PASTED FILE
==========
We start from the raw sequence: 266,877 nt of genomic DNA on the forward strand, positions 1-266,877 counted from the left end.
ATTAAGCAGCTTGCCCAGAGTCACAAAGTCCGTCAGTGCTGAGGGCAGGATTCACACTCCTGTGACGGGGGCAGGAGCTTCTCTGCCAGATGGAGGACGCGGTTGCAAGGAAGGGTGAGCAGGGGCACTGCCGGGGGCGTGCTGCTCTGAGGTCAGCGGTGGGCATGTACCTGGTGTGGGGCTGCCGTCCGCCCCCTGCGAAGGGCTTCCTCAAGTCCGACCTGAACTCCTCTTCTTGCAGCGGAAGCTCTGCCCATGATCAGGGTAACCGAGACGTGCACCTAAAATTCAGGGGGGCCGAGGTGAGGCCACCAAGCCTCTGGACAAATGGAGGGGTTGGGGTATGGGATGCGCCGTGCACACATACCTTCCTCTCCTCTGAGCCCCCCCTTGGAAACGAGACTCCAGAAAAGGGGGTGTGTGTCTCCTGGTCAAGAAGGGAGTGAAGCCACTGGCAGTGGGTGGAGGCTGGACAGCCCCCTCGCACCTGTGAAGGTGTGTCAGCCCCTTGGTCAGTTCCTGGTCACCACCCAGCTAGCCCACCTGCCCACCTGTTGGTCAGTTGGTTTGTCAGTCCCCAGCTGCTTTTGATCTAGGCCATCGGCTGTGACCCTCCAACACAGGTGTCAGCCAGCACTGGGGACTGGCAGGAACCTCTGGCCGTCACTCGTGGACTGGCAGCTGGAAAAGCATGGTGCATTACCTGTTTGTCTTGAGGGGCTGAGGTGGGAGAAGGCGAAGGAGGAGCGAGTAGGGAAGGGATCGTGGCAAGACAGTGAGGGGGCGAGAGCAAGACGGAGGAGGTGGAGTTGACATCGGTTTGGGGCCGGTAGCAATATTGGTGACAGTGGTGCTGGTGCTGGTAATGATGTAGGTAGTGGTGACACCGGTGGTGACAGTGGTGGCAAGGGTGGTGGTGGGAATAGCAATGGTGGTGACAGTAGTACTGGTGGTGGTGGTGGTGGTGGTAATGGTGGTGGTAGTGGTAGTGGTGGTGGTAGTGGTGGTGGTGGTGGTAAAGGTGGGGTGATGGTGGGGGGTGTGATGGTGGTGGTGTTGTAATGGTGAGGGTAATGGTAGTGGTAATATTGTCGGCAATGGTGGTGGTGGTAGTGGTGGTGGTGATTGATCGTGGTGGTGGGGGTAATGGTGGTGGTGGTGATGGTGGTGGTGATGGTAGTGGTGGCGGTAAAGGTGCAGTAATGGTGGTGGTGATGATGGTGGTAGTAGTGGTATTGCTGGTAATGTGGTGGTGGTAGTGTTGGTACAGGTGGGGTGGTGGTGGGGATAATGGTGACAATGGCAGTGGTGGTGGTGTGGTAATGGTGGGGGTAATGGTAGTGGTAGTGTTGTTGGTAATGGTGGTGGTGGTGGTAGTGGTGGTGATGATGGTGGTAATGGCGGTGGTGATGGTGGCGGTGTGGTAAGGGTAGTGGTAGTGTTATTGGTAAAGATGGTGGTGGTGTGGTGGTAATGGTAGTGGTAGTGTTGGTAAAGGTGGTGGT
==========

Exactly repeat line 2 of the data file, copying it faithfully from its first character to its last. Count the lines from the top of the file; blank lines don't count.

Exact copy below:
ATTAAGCAGCTTGCCCAGAGTCACAAAGTCCGTCAGTGCTGAGGGCAGGATTCACACTCCTGTGACGGGGGCAGGAGCTTCTCTGCCAGATGGAGGACGCGGTTGCAAGGAAGGGTGAGCAGGGGCACTGCCGGGGGCGTGCTGCTCTGAGGTCAGCGGTGGGCATGTACCTGGTGTGGGGCTGCCGTCCGCCCCCTGCGAAGGGCTTCCTCAAGTCCGACCTGAACTCCTCTTCTTGCAGCGGAAGCTCTGCCCATGATCAGGGTAACCGAGACGTGCACCTAAAATTCAGGGGGGCCGAGGTGAGGCCACCAAGCCTCTGGACAAATGGAGGGGTTGGGGTATGGGATGCGCCGTGCACACATACCTTCCTCTCCTCTGAGCCCCCCCTTGGAAACGAGACTCCAGAAAAGGGGGTGTGTGTCTCCTGGTCAAGAAGGGAGTGAAGCCACTGGCAGTGGGTGGAGGCTGGACAGCCCCCTCGCACCTGTGAAGGTGTGTCAGCCCCTTGGTCAGTTCCTGGTCACCACCCAGCTAGCCCACCTGCCCACCTGTTGGTCAGTTGGTTTGTCAGTCCCCAGCTGCTTTTGATCTAGGCCATCGGCTGTGACCCTCCAACACAGGTGTCAGCCAGCACTGGGGACTGGCAGGAACCTCTGGCCGTCACTCGTGGACTGGCAGCTGGAAAAGCATGGTGCATTACCTGTTTGTCTTGAGGGGCTGAGGTGGGAGAAGGCGAAGGAGGAGCGAGTAGGGAAGGGATCGTGGCAAGACAGTGAGGGGGCGAGAGCAAGACGGAGGAGGTGGAGTTGACATCGGTTTGGGGCCGGTAGCAATATTGGTGACAGTGGTGCTGGTGCTGGTAATGATGTAGGTAGTGGTGACACCGGTGGTGACAGTGGTGGCAAGGGTGGTGGTGGGAATAGCAATGGTGGTGACAGTAGTACTGGTGGTGGTGGTGGTGGTGGTAATGGTGGTGGTAGTGGTAGTGGTGGTGGTAGTGGTGGTGGTGGTGGTAAAGGTGGGGTGATGGTGGGGGGTGTGATGGTGGTGGTGTTGTAATGGTGAGGGTAATGGTAGTGGTAATATTGTCGGCAATGGTGGTGGTGGTAGTGGTGGTGGTGATTGATCGTGGTGGTGGGGGTAATGGTGGTGGTGGTGATGGTGGTGGTGATGGTAGTGGTGGCGGTAAAGGTGCAGTAATGGTGGTGGTGATGATGGTGGTAGTAGTGGTATTGCTGGTAATGTGGTGGTGGTAGTGTTGGTACAGGTGGGGTGGTGGTGGGGATAATGGTGACAATGGCAGTGGTGGTGGTGTGGTAATGGTGGGGGTAATGGTAGTGGTAGTGTTGTTGGTAATGGTGGTGGTGGTGGTAGTGGTGGTGATGATGGTGGTAATGGCGGTGGTGATGGTGGCGGTGTGGTAAGGGTAGTGGTAGTGTTATTGGTAAAGATGGTGGTGGTGTGGTGGTAATGGTAGTGGTAGTGTTGGTAAAGGTGGTGGT